I completely understand the time commitment for putting together a lab environment. However, to the scale of the VMworld 2010 labs, is just mind boggling.
Once everything was ready logistically, the VMworld lab team got access 72 hours in advance of VMworld. 3 days to ensure 480 clients setup properly, connectivity, connections, and services. Amazing…
Many of us know, already, that the Labs are being provided via 3 cloud locations. Moscone West, Ashburn (Virginia), and Miami (Florida). However, what most people do not realize is that the Labs are operating in a true cloud configuration.
Obviously, the Ashburn and Miami locations are remote… but what about the Moscone West location? Believe it, or not, the local datacenter is being accessed as a WAN environment. No 10Gb connectivity from the lab environment. The connections are technically being accessed via a secure VPN tunnel to the datacenter itself. So, while the lab hardware is technically a couple hundred feet away, the connectivity to the infrastructure is identical to the East Coast locations. This is truly a cloud environment!
Look all around the lab… or picture yourself looking all around the lab. Got it?! Every computer interface you have seen (projections and terminals) as well as many you have not seen are completely custom. The lab environment is so complex and custom, many developers spent their free time developing the environment you use to interact with the labs as well as monitoring and administration services. This is thanks to Clair and Curtis. I was privileged enough to get a tour of the operations center and see some of the interfaces first-hand. The interfaces look production ready. Hard to believe that this is not a member of a money making product right now.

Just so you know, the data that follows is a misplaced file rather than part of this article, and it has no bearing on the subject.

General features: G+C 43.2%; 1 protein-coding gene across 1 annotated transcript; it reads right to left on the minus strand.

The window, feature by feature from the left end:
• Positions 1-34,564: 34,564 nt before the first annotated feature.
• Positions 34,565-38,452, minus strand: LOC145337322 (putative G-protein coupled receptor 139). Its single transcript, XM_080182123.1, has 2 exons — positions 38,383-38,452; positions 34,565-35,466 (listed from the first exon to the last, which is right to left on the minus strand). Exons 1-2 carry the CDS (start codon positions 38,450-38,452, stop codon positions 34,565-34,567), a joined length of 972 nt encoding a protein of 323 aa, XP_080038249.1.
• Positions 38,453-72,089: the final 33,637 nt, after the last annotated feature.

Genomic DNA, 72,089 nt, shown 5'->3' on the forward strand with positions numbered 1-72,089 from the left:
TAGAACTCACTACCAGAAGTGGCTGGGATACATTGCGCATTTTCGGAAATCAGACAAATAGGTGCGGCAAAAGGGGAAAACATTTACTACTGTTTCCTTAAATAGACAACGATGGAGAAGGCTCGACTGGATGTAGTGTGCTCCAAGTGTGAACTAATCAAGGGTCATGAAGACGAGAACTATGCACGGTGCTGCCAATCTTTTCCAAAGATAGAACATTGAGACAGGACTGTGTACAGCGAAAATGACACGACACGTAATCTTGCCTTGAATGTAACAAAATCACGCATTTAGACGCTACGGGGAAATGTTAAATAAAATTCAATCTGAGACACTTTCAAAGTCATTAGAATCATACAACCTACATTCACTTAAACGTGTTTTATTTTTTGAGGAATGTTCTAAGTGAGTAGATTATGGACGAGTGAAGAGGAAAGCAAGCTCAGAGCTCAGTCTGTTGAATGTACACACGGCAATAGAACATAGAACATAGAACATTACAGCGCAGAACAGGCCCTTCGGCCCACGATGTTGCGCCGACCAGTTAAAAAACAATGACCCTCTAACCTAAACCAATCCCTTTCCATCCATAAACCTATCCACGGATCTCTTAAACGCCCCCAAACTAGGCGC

Custom Monitoring and Administration
Via the use of common APIs in the framework products used to provide the Lab environment, developers were able to create some amazingly simple and informative monitoring and administration utilities. The view into the Lab environment from the tools allows for a fairly minimal amount of admin staff.